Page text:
When Is It Right To “Split” Health Insurance?

SplitMuch was said, during the Health Care Reform debates of 2009-2010, that implied that “the majority of Americans get their health insurance at work.”

While technically an accurate statement, it is a bit misleading.  When the last decade started over 70% of Americans were covered with group health insurance.  However the current number of Americans with group health insurance has declined.  The latest statistics I have read indicate that the number of Americans with group health insurance has fallen in the last 10 years.  Currently, the number of Americans with group health insurance is closer to 60%.

Politicians, economists and gypsie fortune tellers all have equally good explanations for the decline of employer sponsored group health insurance.  My guess, for this phenomenon, is just as good as theirs.

In this post, however, I am not looking to place blame.  I want to share a practical strategy for coping with the changing status of health care.  I call it “Splitting Health Insurance Coverage.”


Obamacare has taken steps to discourage employers with 50 or more full-time employees from dropping their health insurance.

At the same time the Obama administration has set up the public S.H.O.P. exchanges to facilitate the purchase of group health insurance by groups of fewer than 50 employees.  Those who do not wish to use a government sponsored exchange can continue to use an insurance agent or a private exchange.

Self-employed folk and those who work for companies that do not provide group health insurance (approximately 40% of the population under age 65) can buy health insurance from the new Health Insurance Marketplaces (Exchanges) or outside of the Marketplaces either directly with an insurance company or by contacting a trained health insurance agent.

Whichever circumstance you find yourself in, one thing is certain.  When you buy your Qualifying Health Plan (QHP) for 2014, your premiums are likely to increase.


If you elect to cover your spouse and children, as dependents on your group health insurance plan, you may find that your health insurance premium, for 2014, is more than you budgeted.  However, there is no law that says that spouses, children and other dependents must remain on your group health insurance.

The PPACA states that if health insurance premiums became unaffordable, the employee would be eligible for some federal help.  Affordability is defined in the PPACA as premiums less than 9.5% of household income.

That sounded fair, at the time.  However, in February the Secretary of Health and Human Services defined affordable premiums even more.

Under the new definition, although an employee may be paying premiums for group health insurance for the entire family, only the portion of the premium that is paid for the employee counts towards the 9.5% thresh-hold.

If the premium for the entire family is $2000 a month but the employee only has to pay $300 a month, after the employer’s subsidy, the family’s premium, although they are mandated to have health insurance, will not be counted as part of the 9.5%.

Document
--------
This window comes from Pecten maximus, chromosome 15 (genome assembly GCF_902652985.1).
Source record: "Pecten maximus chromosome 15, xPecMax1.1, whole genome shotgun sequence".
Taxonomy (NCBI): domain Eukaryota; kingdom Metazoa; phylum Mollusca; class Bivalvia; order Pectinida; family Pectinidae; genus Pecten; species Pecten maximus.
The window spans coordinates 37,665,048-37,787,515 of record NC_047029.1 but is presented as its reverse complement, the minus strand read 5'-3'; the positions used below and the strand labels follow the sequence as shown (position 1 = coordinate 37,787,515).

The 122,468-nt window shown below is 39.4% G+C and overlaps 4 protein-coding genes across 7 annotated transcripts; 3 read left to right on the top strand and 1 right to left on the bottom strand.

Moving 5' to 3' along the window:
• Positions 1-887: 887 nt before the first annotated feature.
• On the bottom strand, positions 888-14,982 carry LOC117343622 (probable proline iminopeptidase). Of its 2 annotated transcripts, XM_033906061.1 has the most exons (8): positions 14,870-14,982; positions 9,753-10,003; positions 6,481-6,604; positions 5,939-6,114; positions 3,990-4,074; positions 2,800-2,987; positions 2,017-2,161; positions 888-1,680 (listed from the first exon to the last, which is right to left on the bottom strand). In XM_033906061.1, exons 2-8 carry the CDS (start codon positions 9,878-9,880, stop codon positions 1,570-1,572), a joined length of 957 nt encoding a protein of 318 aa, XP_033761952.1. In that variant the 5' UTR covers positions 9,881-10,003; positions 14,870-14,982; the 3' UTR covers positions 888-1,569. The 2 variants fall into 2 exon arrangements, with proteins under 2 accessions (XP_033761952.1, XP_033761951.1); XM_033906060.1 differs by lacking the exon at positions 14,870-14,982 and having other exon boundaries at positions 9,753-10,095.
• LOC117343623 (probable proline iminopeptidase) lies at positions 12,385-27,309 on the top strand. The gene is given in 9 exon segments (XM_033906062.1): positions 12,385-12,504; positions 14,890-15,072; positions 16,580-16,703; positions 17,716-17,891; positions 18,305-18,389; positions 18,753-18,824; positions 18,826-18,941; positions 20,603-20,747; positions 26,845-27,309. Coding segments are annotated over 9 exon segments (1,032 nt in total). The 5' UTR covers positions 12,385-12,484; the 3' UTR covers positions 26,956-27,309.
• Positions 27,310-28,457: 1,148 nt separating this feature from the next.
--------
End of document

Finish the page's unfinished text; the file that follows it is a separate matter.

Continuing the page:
If the employee is earning $250,000 a year, a premium of $2000 a month may be very affordable.  However, when the average American earns less than $50,000 a year, it is hard for me to believe that $2000 a month is “affordable.”

(In my opinion, this is just another example of how “out-of-touch” the politicians in D.C. are with middle-class America.)


There is, however, one thing that you can do in 2013 that could help you in 2014 if you find that you will be part of the Americans who face the “Affordability Crisis.”

If your spouse and children are healthy enough to pass medical underwriting, you can split them off your group health insurance and secure an individual health insurance plan for them that will not expire until the last day of 2013.

At that time you can get them coverage either through the Marketplace or outside of the Marketplace.

This strategy, in many cases, should save you a few hundred dollars each month.  However, before you commit to this strategy, review the warnings below.

  1. Many individual plans do not offer maternity, substance abuse, non-organic mental health or other types of coverage.  Before you commit to an individual plan, take the time to study the plan and see how it compares to your group plan.  If you have need of any of the coverages above, my suggestion is that you either keep them on your group plan or seek coverage from one of Obamacare’s Essential Benefit Plans that start on January 1, 2014.
  2. If you apply for an Individual plan that does not have all those extra benefits, request it to be effective at least 45 days in the future (but not after December 31, 2013).  That will give you time to review your new policy.
  3. Do not remove coverage for your spouse and children until after the new Individual Plan has been approved and you have been able to review the plan to make certain that it meets all of your needs.  If you remove them from your group too soon, you may find that it is difficult to add them back and they must accept one of Obamacare’s more expensive Essential Benefit Plans.

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